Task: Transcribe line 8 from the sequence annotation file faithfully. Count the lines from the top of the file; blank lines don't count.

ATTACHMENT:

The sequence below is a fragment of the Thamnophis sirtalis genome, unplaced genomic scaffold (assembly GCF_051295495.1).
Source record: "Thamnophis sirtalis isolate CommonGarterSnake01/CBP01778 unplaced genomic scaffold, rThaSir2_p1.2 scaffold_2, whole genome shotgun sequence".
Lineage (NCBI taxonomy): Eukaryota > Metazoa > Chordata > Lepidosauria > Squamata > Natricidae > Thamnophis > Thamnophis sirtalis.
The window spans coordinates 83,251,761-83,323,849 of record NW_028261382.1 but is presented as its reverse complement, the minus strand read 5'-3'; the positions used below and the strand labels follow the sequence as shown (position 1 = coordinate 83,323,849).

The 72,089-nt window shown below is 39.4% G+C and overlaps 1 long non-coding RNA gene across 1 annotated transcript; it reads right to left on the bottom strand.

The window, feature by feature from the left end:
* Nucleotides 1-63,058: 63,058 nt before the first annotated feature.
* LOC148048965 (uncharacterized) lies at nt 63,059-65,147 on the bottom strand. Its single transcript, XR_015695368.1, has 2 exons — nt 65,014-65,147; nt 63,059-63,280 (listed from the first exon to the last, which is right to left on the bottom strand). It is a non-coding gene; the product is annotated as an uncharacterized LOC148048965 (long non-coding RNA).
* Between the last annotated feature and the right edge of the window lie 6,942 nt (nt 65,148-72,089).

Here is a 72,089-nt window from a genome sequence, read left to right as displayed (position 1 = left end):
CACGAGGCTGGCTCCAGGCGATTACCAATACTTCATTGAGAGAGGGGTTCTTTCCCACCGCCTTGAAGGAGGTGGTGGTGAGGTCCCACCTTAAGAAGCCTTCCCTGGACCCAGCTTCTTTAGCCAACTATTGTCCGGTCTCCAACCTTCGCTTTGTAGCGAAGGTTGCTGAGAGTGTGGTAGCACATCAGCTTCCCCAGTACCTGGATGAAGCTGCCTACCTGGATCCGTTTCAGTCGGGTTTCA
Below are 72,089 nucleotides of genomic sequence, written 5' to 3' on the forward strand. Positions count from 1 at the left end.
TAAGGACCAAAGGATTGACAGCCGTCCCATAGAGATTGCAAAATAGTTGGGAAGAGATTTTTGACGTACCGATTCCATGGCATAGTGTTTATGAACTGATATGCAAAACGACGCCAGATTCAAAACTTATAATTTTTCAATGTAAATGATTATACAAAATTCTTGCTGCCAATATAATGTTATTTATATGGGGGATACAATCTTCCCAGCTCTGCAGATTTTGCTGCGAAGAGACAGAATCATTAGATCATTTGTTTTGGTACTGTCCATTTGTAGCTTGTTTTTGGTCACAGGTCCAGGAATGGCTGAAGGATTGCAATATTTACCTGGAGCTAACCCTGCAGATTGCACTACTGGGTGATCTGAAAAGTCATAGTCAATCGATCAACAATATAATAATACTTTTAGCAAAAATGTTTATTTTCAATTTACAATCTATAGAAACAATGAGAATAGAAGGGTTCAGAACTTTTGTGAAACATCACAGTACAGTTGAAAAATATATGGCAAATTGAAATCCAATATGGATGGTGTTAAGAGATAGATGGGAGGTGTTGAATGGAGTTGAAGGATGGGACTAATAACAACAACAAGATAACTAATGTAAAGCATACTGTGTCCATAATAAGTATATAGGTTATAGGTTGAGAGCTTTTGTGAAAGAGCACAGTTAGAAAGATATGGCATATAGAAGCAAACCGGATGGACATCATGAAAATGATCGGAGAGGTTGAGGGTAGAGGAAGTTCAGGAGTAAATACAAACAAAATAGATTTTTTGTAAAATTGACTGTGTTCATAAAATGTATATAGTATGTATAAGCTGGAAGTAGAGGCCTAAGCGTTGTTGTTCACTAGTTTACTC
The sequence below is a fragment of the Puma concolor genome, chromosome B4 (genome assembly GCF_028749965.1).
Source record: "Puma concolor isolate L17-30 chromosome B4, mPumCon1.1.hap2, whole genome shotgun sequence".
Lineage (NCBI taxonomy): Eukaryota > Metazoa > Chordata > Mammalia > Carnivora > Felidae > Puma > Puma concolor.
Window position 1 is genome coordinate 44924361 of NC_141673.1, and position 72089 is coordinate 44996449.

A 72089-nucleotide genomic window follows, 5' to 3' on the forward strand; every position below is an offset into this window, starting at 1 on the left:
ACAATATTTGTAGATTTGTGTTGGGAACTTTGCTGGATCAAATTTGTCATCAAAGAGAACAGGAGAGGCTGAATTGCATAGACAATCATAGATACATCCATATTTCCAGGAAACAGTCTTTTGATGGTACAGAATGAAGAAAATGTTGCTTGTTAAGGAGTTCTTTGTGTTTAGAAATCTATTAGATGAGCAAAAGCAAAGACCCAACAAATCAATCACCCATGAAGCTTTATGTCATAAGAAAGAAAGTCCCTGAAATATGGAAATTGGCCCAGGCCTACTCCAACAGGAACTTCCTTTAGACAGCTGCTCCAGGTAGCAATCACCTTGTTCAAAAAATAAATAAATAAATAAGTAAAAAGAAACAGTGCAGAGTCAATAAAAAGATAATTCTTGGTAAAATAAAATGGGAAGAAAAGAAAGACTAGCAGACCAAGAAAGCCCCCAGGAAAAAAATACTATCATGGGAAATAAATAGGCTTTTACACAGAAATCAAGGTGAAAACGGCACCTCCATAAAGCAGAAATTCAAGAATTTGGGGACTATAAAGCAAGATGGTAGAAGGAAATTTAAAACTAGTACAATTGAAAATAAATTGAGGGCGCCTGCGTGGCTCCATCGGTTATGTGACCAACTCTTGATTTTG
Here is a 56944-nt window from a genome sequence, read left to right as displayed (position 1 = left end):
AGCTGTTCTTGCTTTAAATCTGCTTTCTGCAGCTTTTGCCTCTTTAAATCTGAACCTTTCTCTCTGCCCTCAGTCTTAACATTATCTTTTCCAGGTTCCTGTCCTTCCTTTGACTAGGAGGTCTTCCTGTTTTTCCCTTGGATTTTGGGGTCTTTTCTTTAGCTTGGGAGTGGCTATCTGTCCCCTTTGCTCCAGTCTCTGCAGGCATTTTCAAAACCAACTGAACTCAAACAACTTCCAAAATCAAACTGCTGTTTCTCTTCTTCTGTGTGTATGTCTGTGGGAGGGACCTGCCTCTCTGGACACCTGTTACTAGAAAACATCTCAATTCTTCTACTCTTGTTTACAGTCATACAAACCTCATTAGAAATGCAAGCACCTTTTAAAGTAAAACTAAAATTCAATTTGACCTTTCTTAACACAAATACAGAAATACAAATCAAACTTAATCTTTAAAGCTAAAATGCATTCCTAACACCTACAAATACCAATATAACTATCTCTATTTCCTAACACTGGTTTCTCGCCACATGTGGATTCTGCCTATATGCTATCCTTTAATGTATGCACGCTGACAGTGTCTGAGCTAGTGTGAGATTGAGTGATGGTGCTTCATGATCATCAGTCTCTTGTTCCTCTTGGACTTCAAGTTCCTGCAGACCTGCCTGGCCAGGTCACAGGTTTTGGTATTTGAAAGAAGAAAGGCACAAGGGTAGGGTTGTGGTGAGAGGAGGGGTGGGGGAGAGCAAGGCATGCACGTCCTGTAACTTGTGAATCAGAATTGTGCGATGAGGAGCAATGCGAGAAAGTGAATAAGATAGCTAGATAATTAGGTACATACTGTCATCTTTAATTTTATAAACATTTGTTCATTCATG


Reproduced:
* LOC148048965 (uncharacterized) lies at nt 63,059-65,147 on the bottom strand. Its single transcript, XR_015695368.1, has 2 exons — nt 65,014-65,147; nt 63,059-63,280 (listed from the first exon to the last, which is right to left on the bottom strand). It is a non-coding gene; the product is annotated as an uncharacterized LOC148048965 (long non-coding RNA).